NYC Police Union Proposes Plan to Better Community Relations
They want the city to pay $500 to New Yorkers who help an officer in need
The New York City Sergeants Benevolent Association wants to help relations between the community and police by starting a new program to reward civilians who help an officer in need. Find out more from NBC News below.
A New York police union wants New Yorkers to help cops making tough arrests -- rather than recording it on their phones -- and they even want civilians to get cash for it.
But the NYPD has responded saying it doesn't want people putting themselves in harm's way just to collect a reward.
The 'Help a Cop' initiative was announced by the New York City Sergeants Benevolent Association at a press conference Wednesday morning. Association president Ed Mullins said the initiative would see a $500 reward offered to any person who helps a member of law enforcement during an arrest where the suspect is resisting.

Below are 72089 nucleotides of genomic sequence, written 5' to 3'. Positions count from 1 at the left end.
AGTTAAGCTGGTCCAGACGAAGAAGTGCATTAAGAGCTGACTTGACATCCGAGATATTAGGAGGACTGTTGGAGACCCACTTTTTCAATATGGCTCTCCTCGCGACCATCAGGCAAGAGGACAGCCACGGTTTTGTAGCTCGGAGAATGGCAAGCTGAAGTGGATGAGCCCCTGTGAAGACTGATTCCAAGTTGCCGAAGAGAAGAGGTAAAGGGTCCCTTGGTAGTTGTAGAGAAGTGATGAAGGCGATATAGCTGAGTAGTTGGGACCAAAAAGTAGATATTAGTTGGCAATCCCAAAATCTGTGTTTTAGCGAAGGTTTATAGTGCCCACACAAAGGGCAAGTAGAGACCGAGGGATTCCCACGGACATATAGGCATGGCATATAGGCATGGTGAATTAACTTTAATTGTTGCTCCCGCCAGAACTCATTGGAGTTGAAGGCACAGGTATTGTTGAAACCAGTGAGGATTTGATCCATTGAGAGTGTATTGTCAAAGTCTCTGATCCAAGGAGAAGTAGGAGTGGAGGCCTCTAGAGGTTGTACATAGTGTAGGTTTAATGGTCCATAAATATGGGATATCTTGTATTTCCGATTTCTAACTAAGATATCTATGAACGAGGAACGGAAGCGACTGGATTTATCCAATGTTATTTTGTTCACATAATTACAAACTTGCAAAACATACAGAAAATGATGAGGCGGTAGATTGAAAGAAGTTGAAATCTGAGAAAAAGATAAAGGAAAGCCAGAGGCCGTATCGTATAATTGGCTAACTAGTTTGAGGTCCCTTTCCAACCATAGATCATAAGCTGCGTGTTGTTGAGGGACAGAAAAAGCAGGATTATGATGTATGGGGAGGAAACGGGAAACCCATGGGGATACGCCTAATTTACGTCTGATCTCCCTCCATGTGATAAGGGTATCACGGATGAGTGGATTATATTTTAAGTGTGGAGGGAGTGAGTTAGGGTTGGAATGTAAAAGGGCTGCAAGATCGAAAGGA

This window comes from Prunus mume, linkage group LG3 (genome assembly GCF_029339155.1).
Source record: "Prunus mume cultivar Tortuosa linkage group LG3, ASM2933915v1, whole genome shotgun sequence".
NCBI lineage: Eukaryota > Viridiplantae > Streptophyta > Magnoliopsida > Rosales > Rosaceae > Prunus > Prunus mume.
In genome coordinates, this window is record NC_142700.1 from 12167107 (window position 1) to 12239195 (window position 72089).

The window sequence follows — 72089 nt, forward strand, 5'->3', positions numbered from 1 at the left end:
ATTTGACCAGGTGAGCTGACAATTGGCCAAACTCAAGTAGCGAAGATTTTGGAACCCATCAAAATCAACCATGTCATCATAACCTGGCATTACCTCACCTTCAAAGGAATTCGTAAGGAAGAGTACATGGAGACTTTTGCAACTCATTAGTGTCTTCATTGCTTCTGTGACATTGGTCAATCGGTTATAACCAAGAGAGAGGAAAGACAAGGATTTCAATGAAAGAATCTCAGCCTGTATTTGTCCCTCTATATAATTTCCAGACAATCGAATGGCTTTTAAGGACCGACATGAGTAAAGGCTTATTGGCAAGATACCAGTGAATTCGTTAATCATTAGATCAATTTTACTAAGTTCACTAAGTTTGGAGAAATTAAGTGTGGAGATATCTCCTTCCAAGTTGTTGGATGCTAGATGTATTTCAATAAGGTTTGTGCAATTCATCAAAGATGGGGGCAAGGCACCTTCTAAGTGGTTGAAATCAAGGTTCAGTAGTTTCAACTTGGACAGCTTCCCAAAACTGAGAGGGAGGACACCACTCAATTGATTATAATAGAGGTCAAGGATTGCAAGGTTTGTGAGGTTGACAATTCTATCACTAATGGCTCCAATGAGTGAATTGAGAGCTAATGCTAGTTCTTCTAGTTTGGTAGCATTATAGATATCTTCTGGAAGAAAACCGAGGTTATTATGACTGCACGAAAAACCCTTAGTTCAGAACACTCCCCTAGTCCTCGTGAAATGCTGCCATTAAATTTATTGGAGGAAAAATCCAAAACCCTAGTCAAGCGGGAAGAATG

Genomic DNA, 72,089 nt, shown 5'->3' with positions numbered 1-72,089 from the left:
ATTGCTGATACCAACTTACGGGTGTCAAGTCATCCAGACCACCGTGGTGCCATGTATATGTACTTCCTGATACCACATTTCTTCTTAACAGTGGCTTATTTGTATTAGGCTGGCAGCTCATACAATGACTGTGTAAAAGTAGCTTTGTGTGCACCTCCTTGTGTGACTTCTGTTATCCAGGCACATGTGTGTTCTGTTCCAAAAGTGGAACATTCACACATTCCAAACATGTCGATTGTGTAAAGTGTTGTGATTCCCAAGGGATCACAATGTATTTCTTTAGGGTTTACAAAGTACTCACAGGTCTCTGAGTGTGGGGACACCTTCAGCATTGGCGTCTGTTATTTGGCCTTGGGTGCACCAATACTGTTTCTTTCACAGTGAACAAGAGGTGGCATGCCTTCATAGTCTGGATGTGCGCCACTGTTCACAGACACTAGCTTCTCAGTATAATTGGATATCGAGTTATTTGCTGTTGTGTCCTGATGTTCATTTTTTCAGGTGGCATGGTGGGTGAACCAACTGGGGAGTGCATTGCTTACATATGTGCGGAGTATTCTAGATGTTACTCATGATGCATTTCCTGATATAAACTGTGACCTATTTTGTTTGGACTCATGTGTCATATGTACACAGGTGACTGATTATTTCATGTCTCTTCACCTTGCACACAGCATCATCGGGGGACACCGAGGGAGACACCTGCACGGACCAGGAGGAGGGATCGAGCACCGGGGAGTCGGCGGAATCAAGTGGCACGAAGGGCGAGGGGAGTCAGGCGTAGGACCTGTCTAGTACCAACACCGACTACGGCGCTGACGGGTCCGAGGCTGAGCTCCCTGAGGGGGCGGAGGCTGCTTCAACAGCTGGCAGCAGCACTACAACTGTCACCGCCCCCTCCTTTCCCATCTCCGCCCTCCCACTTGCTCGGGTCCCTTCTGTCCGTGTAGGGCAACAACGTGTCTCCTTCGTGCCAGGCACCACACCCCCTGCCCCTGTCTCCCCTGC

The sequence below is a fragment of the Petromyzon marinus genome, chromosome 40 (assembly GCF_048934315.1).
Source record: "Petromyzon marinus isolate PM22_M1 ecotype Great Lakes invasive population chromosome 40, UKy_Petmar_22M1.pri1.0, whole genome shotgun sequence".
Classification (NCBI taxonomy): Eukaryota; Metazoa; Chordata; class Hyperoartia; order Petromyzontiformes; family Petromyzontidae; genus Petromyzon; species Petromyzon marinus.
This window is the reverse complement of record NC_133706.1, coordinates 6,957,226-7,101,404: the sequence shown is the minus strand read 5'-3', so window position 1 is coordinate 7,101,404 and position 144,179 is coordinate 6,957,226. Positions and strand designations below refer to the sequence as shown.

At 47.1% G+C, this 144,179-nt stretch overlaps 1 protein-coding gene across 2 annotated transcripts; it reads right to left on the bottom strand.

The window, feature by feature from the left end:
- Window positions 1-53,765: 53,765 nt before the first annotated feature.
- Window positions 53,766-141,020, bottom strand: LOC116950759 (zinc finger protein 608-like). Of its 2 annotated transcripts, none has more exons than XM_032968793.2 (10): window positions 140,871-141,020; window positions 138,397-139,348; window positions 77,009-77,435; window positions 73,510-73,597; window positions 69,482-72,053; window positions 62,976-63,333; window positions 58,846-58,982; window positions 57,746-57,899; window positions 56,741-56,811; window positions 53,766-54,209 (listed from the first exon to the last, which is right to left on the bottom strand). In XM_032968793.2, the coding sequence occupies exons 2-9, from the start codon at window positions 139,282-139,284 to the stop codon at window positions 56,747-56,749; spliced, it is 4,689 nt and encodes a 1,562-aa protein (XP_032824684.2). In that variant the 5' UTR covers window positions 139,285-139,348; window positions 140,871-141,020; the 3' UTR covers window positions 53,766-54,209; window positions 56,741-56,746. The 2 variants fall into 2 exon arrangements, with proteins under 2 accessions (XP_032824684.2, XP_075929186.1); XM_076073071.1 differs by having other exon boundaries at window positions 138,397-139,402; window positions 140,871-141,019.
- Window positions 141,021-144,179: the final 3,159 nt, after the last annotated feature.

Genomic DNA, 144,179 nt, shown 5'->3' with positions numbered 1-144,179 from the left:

He insisted the plan was not about promoting civilians fighting crime, rather about helping struggling cops.
"It's not a program of vigilantism, it's not against community imbalance and it's certainly not against people taking photos...people have the right to take photos of police photos," he said.
The plan was also to give New Yorkers an incentive to help the police during arrests, rather than recording them on their phones. He referred to a 34th precinct incident when he said an officer was "struggling and fighting" trying to make an arrest for nine minutes as civilians watched on.
"All we saw was people taking videos with their cellphones," he said.